2 different approaches to civil rights and mental health

Prejudice and discrimination are directed against people who have done time in psychiatric institutions

Institutionalization disrupts lives. Neighborhoods often take a “not in my backyard” approach to people who have been hospitalized. Businesses screen potential employees for mental health issues. A person who has had his or her human rights violated by the mental health/illness system then finds he or she cannot gain meaningful employment. These are further human and civil rights violations that take place on top of the initial assault and imprisonment of institutionalization. Discriminatory practices take place in the housing, the employment, and the education fields. When a person has no decent employment opportunities, what remains for that person to do during the day but waste his or her time with the absurdity and hopelessness of an inane day treatment facility in what amounts to essientially little more than custodial “care”? The media slams people who have had experience in the mental health/illness system unjustly as potential mass murderers. This type of discrimination, based upon prejudice, prevents people from fully integrating into their communities, and participating in the life of those communities. Recovery is about more than the recovery of mental health; recovery is about the recovery of purpose, the recovery of relationships, the recovery of dignity, and the recovery of a life.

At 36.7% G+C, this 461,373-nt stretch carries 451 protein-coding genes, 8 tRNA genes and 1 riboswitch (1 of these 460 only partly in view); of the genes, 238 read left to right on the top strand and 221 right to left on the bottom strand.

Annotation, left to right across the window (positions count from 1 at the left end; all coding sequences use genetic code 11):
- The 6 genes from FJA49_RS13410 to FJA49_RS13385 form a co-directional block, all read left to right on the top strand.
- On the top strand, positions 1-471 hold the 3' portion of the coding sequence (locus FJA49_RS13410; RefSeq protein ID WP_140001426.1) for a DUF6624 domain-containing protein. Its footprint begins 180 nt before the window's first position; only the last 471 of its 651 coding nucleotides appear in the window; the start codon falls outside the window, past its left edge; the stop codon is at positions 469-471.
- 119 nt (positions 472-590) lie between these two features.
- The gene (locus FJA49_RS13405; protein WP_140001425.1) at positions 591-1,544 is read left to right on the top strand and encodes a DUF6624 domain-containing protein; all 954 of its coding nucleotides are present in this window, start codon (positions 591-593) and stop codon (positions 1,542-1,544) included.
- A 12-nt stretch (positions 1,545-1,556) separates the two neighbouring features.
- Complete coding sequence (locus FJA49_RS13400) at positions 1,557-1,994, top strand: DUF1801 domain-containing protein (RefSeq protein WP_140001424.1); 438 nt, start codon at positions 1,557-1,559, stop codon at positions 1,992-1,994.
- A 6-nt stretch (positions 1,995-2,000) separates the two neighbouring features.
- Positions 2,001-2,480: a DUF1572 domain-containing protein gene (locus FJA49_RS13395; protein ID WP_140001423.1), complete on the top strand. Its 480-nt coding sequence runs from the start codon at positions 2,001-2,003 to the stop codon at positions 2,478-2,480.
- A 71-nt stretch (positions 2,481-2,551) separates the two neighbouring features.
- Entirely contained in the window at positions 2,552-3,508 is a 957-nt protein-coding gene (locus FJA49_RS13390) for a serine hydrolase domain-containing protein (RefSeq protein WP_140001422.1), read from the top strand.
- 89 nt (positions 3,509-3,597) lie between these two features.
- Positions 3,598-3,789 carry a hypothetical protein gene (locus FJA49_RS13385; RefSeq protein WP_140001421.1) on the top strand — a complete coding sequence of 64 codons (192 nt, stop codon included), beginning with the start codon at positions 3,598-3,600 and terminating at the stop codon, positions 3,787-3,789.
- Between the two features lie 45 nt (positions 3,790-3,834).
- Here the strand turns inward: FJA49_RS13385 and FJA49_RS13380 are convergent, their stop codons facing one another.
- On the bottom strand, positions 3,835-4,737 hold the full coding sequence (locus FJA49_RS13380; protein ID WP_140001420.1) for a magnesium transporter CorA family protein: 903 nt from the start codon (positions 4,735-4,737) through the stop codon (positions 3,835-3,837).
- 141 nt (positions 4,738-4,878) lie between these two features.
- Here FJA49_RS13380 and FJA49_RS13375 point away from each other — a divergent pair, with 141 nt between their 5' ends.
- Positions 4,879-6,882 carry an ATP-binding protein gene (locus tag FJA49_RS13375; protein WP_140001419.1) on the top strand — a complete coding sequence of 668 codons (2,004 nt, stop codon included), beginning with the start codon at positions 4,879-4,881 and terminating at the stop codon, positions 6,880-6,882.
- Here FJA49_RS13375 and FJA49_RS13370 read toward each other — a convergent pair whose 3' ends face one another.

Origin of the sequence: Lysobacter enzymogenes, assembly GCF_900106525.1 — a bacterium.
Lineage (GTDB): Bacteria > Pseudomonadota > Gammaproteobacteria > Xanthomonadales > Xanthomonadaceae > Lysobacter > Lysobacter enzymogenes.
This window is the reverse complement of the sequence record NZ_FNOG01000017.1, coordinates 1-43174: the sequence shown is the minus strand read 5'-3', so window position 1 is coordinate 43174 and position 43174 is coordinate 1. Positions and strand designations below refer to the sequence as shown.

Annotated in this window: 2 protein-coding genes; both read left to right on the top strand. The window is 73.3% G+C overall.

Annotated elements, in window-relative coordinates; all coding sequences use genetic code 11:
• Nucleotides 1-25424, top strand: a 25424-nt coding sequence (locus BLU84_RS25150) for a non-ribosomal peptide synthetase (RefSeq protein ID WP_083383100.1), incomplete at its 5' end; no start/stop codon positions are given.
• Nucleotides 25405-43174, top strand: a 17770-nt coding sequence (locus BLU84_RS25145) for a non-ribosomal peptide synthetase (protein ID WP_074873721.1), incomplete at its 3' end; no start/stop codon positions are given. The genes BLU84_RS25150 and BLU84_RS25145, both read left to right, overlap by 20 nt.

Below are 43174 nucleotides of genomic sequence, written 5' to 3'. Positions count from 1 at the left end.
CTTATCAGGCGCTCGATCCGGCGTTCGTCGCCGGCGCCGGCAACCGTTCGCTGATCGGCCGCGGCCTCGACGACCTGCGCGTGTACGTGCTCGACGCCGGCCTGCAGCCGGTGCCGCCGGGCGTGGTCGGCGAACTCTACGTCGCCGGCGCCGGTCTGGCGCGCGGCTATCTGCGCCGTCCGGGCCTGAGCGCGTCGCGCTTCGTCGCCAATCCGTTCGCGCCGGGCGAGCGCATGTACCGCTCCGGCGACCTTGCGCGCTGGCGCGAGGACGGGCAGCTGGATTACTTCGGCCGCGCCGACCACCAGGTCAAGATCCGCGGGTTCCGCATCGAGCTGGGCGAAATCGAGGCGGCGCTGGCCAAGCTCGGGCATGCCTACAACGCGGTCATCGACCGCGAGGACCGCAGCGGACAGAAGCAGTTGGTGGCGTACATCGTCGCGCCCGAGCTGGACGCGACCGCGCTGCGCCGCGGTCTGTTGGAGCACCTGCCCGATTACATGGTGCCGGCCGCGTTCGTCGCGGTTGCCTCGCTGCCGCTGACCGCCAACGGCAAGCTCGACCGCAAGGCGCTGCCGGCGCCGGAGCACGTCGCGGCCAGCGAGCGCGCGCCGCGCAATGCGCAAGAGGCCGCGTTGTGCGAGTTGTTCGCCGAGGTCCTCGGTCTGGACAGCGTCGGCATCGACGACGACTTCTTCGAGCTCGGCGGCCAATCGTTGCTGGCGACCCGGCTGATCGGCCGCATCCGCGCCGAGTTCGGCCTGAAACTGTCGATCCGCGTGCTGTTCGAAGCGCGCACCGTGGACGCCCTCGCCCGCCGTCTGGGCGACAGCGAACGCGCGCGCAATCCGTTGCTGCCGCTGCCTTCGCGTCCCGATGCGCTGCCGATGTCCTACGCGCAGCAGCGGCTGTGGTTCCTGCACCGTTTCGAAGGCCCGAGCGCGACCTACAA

There is a “stigma” attached to people who have “mentally illnesses”

This goes to the heart of what the recovery movement is all about. If people can recover from what are referred to as “serious mental illnesses” so much for the notion of “stigma”. A mentally well person would not have such a “stigma” attached to him or her. There is no “stigma” attached to mental wellness. If “stigma”, on the other hand, is a matter of a failure of people to recover from mental health issues, therefore, the best you can expect is to put a good face on a bad situation, I think people are being way too severe on themselves. I think they’ve been swindled. I think they’ve bought a pack of lies. According to this approach, this person afflicted with a biologically determined genetic “predisposition” (to complicate matters further I guess) is incapable of performing at the level of the majority of people in the world, and so the best that can be expected of him or her is a change of perspective on the part of people who encounter him or her. THAT’s what countering “stigma” is all about. I’m not against “stigma” at all. I’m for recovery.

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